Laura's Reviews > The Perfect Heresy: The Revolutionary Life and Spectacular Death of the Medieval Cathars

The Perfect Heresy by Stephen O'Shea
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Jun 23, 2010

did not like it
bookshelves: non-fiction
Read from March 30 to June 10, 2011

The Cathars are a fascinating subject that, going in, I didn't even know existed. However, this book is just not written in a way that sustained my interest. Mr. O'Shea is obviously highly literate, and there are no editing errors that I came upon, but it just wasn't written very well. I was also irritated when I reached the footnote section. There was nary a hint that there were footnotes as I was reading, and for the best comprehension, I think footnotes should be read at the point to which they are relevant.
I'm also confused by the Ottawa Citizen's review: "This is a road book from the same neck of the woods as Bill Bryson in England and Bruce Chatwin in Patagonia". Except for a short section in the first chapter where he first visits Albi with his brother and the last section of the epilogue where he discusses visiting Montségur, this is not written in the first person. There is the odd landscape description, but this is most certainly not a road book. It makes me wonder if the reviewer even read the book.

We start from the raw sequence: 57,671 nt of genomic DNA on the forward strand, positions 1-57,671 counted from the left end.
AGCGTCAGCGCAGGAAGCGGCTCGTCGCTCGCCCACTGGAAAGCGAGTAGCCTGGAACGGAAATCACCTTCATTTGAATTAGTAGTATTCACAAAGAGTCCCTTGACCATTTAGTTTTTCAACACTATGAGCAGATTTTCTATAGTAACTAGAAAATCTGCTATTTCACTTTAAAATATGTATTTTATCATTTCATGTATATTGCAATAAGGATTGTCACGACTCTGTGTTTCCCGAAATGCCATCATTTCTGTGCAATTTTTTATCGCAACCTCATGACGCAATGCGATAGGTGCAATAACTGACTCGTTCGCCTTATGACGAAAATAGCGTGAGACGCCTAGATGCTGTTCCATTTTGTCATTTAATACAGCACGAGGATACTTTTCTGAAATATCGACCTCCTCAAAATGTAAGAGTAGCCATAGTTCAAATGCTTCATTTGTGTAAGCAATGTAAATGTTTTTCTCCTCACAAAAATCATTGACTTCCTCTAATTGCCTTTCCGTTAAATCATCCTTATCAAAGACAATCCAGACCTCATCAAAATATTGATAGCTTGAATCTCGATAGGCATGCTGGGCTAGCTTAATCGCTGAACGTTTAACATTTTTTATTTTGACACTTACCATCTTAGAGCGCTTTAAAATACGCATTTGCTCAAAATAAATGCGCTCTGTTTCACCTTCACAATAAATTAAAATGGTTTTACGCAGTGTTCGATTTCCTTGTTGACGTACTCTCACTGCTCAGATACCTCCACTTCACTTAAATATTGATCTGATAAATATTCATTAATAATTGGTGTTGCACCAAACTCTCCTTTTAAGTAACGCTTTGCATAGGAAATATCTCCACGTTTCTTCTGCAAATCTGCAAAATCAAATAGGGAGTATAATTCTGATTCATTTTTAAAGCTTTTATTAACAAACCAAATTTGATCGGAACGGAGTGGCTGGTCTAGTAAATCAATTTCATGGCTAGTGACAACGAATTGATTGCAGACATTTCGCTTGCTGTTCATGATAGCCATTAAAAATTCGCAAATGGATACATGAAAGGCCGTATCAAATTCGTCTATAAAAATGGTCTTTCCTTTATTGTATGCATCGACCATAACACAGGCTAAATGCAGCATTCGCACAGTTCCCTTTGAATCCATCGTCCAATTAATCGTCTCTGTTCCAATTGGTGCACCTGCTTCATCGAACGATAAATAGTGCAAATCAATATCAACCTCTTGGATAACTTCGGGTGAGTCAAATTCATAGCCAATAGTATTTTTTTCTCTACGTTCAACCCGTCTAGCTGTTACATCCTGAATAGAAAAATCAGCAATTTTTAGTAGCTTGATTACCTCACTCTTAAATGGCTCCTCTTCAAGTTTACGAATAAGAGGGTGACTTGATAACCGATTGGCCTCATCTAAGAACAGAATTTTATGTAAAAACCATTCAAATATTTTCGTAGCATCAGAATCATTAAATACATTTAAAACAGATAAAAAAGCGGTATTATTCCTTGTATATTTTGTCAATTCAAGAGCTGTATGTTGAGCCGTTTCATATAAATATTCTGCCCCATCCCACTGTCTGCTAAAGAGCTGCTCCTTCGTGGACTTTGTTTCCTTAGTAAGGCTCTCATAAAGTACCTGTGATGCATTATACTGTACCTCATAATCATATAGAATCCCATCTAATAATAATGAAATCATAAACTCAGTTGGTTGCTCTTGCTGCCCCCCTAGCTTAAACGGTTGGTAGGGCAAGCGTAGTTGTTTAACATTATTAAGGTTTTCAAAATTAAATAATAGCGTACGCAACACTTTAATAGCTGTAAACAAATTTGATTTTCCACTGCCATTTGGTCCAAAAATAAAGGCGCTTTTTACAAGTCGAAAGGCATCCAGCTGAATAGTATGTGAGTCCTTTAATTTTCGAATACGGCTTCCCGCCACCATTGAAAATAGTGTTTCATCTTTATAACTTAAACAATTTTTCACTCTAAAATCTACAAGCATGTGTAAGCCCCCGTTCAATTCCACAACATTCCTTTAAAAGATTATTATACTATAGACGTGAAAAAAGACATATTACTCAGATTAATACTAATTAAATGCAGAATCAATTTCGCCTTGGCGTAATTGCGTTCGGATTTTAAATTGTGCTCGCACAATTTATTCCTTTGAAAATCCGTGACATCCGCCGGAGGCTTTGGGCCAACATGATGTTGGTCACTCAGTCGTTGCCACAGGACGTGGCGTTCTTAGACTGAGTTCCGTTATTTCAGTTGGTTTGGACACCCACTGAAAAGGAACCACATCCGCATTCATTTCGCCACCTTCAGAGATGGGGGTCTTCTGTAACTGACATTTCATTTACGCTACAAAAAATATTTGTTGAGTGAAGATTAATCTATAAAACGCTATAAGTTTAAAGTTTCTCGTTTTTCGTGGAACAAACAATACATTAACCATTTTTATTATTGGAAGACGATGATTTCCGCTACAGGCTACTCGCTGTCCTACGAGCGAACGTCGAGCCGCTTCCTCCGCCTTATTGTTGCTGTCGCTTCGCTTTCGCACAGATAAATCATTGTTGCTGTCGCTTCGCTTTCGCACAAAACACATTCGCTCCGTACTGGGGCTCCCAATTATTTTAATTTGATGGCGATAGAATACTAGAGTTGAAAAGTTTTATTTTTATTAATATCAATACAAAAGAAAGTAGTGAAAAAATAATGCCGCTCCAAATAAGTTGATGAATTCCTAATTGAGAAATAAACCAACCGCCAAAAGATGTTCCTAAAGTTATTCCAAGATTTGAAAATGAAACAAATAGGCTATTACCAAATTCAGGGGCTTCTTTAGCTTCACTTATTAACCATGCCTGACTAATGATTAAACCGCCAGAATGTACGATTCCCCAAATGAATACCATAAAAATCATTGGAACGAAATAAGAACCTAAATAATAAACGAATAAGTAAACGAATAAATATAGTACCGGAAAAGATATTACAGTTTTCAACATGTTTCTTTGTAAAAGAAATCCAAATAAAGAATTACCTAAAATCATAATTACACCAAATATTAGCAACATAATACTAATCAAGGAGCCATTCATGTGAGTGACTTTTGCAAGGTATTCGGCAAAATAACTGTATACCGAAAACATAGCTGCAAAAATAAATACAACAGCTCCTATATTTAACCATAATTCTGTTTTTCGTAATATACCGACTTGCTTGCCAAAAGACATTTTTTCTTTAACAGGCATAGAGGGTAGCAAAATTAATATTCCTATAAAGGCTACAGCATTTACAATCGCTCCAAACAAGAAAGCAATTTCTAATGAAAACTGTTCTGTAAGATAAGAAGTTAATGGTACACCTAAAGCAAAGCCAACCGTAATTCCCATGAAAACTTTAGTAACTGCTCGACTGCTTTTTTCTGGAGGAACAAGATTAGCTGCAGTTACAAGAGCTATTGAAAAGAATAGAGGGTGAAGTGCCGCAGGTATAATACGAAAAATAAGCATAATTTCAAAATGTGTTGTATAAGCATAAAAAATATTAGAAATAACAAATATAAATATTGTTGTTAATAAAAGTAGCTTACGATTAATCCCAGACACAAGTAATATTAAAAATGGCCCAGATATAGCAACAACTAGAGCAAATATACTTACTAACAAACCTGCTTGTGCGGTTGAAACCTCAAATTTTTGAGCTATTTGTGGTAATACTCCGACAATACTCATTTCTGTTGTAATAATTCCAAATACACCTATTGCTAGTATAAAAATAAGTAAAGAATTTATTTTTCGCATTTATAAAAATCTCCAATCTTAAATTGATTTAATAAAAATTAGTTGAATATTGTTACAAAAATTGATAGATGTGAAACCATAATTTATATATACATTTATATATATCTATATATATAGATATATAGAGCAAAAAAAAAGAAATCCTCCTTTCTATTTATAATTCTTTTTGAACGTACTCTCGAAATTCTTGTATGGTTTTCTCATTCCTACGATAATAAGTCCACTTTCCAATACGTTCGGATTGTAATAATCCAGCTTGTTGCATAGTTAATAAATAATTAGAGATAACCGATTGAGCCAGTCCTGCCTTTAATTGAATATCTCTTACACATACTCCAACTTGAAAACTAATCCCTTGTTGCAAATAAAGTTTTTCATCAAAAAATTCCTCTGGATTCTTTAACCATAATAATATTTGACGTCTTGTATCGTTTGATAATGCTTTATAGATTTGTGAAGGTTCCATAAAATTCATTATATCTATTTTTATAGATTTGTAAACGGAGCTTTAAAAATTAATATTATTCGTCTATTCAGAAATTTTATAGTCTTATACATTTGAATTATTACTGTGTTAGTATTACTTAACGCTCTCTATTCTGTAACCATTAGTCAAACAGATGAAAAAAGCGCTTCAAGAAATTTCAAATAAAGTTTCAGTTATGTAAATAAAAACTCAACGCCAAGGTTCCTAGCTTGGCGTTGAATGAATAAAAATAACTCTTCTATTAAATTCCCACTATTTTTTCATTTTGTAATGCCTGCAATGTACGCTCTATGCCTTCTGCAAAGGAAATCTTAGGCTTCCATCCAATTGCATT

There doesn't seem to be that many books on the Cathars, and this one was certainly well researched. If you have an overwhelming desire to know more about the Cathars than you can learn by scanning the Wikipedia article, then I guess this may be a good book for you. But as a starting point, or if you think that this is from the road book genre, I can't recommend this book.
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Reading Progress

03/31/2011 page 44
13.0%
06/07/2011 page 222
67.0% "I'm finally past the repetitive, gory section. I'm actually starting to enjoy this book."
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